Matthew 26:41 - Our King, Majestic in His Solitude
The spirit is willing, but the body is weak.Matthew 26:41
The cross on Golgotha was an altar but also a throne. As a priest, Jesus Christ offered his body on the cross to deliver us from our sins; as King, He fought against the enemy of his people in horrible agony on the cross and triumphed. God’s people should see his royal dignity exalted on the cross and not just his priestly office.
Though the words of our passage were spoken by the Lord to his three closest disciples, Peter, James, and John, yet they were recorded in order to reveal the glory of Jesus the King.
Many things in the last week of his suffering point to the majesty of his royal office. On Sunday Jesus went up to Jerusalem upon the songs and praise of the people. On Monday and Tuesday He fought against the religious leaders in the temple area and won victory after victory. On Thursday He dealt majestically with his own disciple Judas Iscariot who plotted to betray his Lord. And now He had told the disciples, “I will strike the shepherd, and the sheep of the flock will be scattered.” A shepherd is a well-known image in the Bible for Israel’s king.
But now, when the Lord arrives at the garden of Gethsemane, we discover the awful humanity of his royal office. Awful not because we recoil at his humanity but because He had to bear such weight upon human shoulders. His suffering as King is beyond comprehension. He did not triumph with divine distain, untouched by the conflict. He trembled so deeply at the battle He was about to fight that He cried out in prayer,
My Father, if it is possible, may this cup be taken from me.
And He confided to his three closest disciples, My soul is overwhelmed with sorrow to the point of death.
These words show that He really did share our flesh and participated fully in the weakness of our human condition. He was “made like his brothers in every way” (Hebrews 2:17) and “He truly assumed a real human nature with all its infirmities” (BC Art 18). He knew from personal experience that the body is weak – his body was weak. In his human nature, He dreaded the agony that his royal office would demand of Him.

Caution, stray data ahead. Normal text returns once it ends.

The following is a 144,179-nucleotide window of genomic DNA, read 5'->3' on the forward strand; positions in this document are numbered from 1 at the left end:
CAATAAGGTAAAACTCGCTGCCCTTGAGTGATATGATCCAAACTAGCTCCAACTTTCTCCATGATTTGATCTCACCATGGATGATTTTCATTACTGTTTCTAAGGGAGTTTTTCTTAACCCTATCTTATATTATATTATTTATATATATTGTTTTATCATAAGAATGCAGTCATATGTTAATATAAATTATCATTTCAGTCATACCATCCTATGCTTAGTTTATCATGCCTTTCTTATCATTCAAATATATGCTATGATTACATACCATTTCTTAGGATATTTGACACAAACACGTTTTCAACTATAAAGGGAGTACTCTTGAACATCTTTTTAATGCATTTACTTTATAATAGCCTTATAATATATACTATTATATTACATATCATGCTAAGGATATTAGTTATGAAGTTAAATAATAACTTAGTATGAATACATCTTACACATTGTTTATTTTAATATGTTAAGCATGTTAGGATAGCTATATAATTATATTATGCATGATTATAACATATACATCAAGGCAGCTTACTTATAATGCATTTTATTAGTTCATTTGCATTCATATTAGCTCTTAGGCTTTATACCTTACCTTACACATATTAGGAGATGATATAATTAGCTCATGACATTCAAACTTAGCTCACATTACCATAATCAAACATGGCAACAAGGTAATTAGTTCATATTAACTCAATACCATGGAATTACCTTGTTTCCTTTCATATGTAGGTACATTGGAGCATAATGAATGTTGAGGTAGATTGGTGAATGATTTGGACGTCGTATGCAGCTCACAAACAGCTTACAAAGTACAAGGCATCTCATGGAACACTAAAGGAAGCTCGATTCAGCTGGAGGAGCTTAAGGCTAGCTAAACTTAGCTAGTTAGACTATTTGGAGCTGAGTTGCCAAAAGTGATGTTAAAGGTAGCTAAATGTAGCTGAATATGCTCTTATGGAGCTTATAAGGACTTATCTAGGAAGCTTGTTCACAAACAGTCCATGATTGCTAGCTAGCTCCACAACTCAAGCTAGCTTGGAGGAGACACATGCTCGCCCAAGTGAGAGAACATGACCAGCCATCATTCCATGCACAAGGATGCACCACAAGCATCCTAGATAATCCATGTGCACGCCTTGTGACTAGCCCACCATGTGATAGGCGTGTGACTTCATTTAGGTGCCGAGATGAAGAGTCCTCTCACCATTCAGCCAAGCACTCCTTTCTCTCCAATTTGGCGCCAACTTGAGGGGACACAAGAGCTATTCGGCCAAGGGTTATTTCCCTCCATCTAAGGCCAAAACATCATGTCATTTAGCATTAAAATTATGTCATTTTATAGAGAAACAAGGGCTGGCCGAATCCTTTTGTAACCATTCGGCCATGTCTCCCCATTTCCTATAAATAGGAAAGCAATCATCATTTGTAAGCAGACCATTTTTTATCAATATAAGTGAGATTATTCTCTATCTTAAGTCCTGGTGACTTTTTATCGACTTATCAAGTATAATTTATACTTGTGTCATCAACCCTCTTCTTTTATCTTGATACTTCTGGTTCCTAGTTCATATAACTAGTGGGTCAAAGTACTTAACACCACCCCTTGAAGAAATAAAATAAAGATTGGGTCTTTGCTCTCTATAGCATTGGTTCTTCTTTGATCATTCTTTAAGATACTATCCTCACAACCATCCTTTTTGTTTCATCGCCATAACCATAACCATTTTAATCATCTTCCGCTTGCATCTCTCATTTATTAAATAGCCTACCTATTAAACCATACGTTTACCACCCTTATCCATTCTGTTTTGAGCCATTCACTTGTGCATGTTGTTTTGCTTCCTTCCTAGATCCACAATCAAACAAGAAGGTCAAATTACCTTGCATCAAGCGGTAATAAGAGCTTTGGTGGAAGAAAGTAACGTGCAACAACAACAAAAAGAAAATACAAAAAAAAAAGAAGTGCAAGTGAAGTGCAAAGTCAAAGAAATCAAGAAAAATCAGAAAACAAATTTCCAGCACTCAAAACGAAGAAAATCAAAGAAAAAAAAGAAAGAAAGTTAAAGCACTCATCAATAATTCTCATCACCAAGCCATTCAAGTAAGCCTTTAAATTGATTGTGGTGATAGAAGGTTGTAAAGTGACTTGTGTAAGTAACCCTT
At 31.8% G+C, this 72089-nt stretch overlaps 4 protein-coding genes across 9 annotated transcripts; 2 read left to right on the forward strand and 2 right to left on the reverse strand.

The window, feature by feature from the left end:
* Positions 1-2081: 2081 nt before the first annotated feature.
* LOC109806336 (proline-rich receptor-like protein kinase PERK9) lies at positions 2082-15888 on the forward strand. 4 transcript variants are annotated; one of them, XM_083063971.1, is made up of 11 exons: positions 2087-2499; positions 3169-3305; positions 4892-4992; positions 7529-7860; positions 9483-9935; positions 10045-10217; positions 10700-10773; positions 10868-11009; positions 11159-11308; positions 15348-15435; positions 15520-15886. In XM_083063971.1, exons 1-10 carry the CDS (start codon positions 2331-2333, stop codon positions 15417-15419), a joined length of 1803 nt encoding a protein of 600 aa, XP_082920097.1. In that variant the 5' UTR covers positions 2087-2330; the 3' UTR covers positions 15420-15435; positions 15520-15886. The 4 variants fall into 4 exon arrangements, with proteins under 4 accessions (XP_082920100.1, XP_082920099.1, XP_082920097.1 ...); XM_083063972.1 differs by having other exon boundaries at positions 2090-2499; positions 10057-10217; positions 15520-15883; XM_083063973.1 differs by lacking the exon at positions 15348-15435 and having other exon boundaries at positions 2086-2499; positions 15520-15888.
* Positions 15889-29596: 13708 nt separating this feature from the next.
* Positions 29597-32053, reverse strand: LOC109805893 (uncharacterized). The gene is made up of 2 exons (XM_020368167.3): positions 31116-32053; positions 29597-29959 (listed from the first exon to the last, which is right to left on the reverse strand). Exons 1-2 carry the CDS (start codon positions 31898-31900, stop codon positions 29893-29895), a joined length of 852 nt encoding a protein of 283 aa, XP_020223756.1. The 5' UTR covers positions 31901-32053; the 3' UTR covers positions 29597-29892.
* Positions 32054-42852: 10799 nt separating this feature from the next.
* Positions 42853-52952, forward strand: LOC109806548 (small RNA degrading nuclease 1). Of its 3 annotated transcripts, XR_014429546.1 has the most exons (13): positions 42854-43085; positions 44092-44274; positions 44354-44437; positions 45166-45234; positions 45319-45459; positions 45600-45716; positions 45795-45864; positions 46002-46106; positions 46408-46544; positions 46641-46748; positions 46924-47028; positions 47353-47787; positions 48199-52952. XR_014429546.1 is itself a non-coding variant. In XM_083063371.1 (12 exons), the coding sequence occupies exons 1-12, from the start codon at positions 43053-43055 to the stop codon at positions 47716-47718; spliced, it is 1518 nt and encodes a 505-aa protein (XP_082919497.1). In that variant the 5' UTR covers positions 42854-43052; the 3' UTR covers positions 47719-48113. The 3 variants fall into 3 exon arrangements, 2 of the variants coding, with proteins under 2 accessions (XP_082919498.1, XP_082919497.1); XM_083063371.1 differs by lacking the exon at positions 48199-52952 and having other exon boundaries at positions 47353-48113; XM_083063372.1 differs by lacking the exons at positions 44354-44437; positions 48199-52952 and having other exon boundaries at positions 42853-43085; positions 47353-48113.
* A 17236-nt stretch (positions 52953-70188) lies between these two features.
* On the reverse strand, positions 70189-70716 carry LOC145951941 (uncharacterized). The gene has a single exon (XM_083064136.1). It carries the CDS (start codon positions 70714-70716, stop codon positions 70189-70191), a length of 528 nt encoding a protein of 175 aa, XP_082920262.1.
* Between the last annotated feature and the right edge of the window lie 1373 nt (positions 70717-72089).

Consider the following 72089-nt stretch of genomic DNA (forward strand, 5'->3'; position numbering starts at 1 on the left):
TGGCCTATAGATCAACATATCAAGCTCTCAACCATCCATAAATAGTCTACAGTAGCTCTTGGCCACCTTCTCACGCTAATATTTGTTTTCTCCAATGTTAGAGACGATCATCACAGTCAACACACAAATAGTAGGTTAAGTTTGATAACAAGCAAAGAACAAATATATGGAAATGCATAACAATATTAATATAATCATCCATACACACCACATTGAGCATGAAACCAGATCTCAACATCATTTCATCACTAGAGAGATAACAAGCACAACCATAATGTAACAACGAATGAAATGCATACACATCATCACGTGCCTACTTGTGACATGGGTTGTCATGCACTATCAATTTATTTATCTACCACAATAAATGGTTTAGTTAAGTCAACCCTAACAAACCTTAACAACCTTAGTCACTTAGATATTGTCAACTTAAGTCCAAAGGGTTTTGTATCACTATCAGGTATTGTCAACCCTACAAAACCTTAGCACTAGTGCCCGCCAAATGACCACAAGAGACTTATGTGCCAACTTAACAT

He had brought his disciples with Him to Gethsemane in order that they might support his weak human nature. They had all promised that they would. “Even if I have to die with you, I will never disown you,” Peter said. And all the other disciples said the same. The Lord did not doubt their zeal. The spirit was willing. But they could not live up to their promise. The body was weak. After praying to his Father, the Lord came back to his disciples and found them sleeping. They could not keep watch with Him for one hour because the body was weak.
And precisely there we see the awesome love of God in Jesus Christ. His spirit was willing and, despite the weakness of his body, He went forward. He said to the Father, “Yet, not as I will, but as you will.” He knew that He must fight the enemy alone. He knew that He would confront the horrors of hell itself by Himself. But when He came back and found his disciples asleep, He was confronted by the awful reality: He must fight the battle all alone. And still, He goes forward: “Rise, let us go! Here comes my betrayer!” Though He longed for the support of his disciples, He knew they would fail Him. With majestic dignity He advanced on the foe, into a battle which He knew would bring Him into the torment of hell.
That victory is ours by faith in Jesus Christ. The disciples failed the Lord. We all do. The body is weak. But Christ went forward to bear the punishment our sins deserved nevertheless. He came to save not the strong but the weak. Though his body was weak, yet by the sheer power of his love for us, that is, by the strength of his spirit, He fought for our freedom all alone. Let us meditate on his glory and find in it strength for our spirits. The King triumphed in majestic solitude, but now He reigns with us and through us, strengthening our bodies to serve Him. May our Lord be pleased to use our commemoration of his suffering and death to kindle greater spiritual zeal and bodily strength.